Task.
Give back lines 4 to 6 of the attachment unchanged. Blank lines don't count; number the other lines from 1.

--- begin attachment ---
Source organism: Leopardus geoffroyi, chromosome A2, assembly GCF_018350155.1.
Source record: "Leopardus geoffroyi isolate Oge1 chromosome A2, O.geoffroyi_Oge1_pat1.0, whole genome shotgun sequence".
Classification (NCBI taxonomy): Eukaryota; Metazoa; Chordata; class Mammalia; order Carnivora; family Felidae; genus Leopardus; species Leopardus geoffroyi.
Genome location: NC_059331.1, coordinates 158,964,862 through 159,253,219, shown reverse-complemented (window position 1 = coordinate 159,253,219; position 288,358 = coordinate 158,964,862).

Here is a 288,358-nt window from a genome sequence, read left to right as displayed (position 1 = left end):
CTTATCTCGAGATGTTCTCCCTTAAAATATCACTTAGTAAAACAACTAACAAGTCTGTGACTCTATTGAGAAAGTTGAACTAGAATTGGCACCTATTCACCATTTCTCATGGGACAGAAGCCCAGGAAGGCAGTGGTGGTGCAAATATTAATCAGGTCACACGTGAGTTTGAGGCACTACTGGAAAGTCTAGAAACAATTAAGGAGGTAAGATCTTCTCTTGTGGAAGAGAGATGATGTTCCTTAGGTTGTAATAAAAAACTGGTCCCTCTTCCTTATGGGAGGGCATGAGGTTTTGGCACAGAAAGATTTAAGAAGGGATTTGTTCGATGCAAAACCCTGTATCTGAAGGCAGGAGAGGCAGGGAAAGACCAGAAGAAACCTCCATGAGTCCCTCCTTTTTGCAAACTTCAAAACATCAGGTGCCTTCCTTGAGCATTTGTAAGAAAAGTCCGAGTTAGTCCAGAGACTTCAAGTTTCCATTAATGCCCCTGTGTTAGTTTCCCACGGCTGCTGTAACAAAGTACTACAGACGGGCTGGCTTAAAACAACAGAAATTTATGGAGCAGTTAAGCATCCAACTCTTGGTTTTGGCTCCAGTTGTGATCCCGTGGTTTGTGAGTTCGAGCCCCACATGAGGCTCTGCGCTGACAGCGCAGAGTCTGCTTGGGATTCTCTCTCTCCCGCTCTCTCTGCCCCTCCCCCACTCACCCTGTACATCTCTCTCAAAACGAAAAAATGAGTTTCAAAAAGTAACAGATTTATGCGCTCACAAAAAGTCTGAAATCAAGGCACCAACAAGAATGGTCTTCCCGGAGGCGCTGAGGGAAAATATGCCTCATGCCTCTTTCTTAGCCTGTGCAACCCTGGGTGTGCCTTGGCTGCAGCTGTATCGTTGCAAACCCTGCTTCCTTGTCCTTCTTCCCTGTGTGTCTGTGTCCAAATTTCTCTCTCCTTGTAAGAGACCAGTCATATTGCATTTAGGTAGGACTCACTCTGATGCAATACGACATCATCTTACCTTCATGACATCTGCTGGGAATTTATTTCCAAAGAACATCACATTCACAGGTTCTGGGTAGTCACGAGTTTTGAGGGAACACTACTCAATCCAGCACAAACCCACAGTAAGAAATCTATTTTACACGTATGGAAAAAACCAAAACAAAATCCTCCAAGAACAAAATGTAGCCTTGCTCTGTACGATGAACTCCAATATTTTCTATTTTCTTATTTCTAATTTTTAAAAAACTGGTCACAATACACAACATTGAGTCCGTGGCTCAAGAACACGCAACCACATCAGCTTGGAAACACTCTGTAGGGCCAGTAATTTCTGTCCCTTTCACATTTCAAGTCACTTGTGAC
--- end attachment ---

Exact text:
Genome location: NC_059331.1, coordinates 158,964,862 through 159,253,219, shown reverse-complemented (window position 1 = coordinate 159,253,219; position 288,358 = coordinate 158,964,862).

Here is a 288,358-nt window from a genome sequence, read left to right as displayed (position 1 = left end):
CTTATCTCGAGATGTTCTCCCTTAAAATATCACTTAGTAAAACAACTAACAAGTCTGTGACTCTATTGAGAAAGTTGAACTAGAATTGGCACCTATTCACCATTTCTCATGGGACAGAAGCCCAGGAAGGCAGTGGTGGTGCAAATATTAATCAGGTCACACGTGAGTTTGAGGCACTACTGGAAAGTCTAGAAACAATTAAGGAGGTAAGATCTTCTCTTGTGGAAGAGAGATGATGTTCCTTAGGTTGTAATAAAAAACTGGTCCCTCTTCCTTATGGGAGGGCATGAGGTTTTGGCACAGAAAGATTTAAGAAGGGATTTGTTCGATGCAAAACCCTGTATCTGAAGGCAGGAGAGGCAGGGAAAGACCAGAAGAAACCTCCATGAGTCCCTCCTTTTTGCAAACTTCAAAACATCAGGTGCCTTCCTTGAGCATTTGTAAGAAAAGTCCGAGTTAGTCCAGAGACTTCAAGTTTCCATTAATGCCCCTGTGTTAGTTTCCCACGGCTGCTGTAACAAAGTACTACAGACGGGCTGGCTTAAAACAACAGAAATTTATGGAGCAGTTAAGCATCCAACTCTTGGTTTTGGCTCCAGTTGTGATCCCGTGGTTTGTGAGTTCGAGCCCCACATGAGGCTCTGCGCTGACAGCGCAGAGTCTGCTTGGGATTCTCTCTCTCCCGCTCTCTCTGCCCCTCCCCCACTCACCCTGTACATCTCTCTCAAAACGAAAAAATGAGTTTCAAAAAGTAACAGATTTATGCGCTCACAAAAAGTCTGAAATCAAGGCACCAACAAGAATGGTCTTCCCGGAGGCGCTGAGGGAAAATATGCCTCATGCCTCTTTCTTAGCCTGTGCAACCCTGGGTGTGCCTTGGCTGCAGCTGTATCGTTGCAAACCCTGCTTCCTTGTCCTTCTTCCCTGTGTGTCTGTGTCCAAATTTCTCTCTCCTTGTAAGAGACCAGTCATATTGCATTTAGGTAGGACTCACTCTGATGCAATACGACATCATCTTACCTTCATGACATCTGCTGGGAATTTATTTCCAAAGAACATCACATTCACAGGTTCTGGGTAGTCACGAGTTTTGAGGGAACACTACTCAATCCAGCACAAACCCACAGTAAGAAATCTATTTTACACGTATGGAAAAAACCAAAACAAAATCCTCCAAGAACAAAATGTAGCCTTGCTCTGTACGATGAACTCCAATATTTTCTATTTTCTTATTTCTAATTTTTAAAAAACTGGTCACAATACACAACATTGAGTCCGTGGCTCAAGAACACGCAACCACATCAGCTTGGAAACACTCTGTAGGGCCAGTAATTTCTGTCCCTTTCACATTTCAAGTCACTTGTGAC